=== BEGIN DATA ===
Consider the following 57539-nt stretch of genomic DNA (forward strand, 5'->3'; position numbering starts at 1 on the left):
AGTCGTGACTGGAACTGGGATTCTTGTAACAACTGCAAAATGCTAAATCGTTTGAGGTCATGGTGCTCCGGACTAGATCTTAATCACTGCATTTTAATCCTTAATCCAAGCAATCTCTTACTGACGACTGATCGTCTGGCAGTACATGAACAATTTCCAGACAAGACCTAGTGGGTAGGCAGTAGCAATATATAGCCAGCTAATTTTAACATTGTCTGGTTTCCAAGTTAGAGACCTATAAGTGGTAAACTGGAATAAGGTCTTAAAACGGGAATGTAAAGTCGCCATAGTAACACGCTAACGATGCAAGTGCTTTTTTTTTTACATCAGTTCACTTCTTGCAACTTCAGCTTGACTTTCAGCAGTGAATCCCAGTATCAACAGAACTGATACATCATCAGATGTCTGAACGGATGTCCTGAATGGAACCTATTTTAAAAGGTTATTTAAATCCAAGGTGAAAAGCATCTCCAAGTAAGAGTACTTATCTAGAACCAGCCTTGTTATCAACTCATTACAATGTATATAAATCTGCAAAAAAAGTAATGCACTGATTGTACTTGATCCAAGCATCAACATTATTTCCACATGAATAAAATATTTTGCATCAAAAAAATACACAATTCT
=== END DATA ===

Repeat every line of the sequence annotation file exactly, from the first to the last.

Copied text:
Consider the following 57539-nt stretch of genomic DNA (forward strand, 5'->3'; position numbering starts at 1 on the left):
AGTCGTGACTGGAACTGGGATTCTTGTAACAACTGCAAAATGCTAAATCGTTTGAGGTCATGGTGCTCCGGACTAGATCTTAATCACTGCATTTTAATCCTTAATCCAAGCAATCTCTTACTGACGACTGATCGTCTGGCAGTACATGAACAATTTCCAGACAAGACCTAGTGGGTAGGCAGTAGCAATATATAGCCAGCTAATTTTAACATTGTCTGGTTTCCAAGTTAGAGACCTATAAGTGGTAAACTGGAATAAGGTCTTAAAACGGGAATGTAAAGTCGCCATAGTAACACGCTAACGATGCAAGTGCTTTTTTTTTTACATCAGTTCACTTCTTGCAACTTCAGCTTGACTTTCAGCAGTGAATCCCAGTATCAACAGAACTGATACATCATCAGATGTCTGAACGGATGTCCTGAATGGAACCTATTTTAAAAGGTTATTTAAATCCAAGGTGAAAAGCATCTCCAAGTAAGAGTACTTATCTAGAACCAGCCTTGTTATCAACTCATTACAATGTATATAAATCTGCAAAAAAAGTAATGCACTGATTGTACTTGATCCAAGCATCAACATTATTTCCACATGAATAAAATATTTTGCATCAAAAAAATACACAATTCT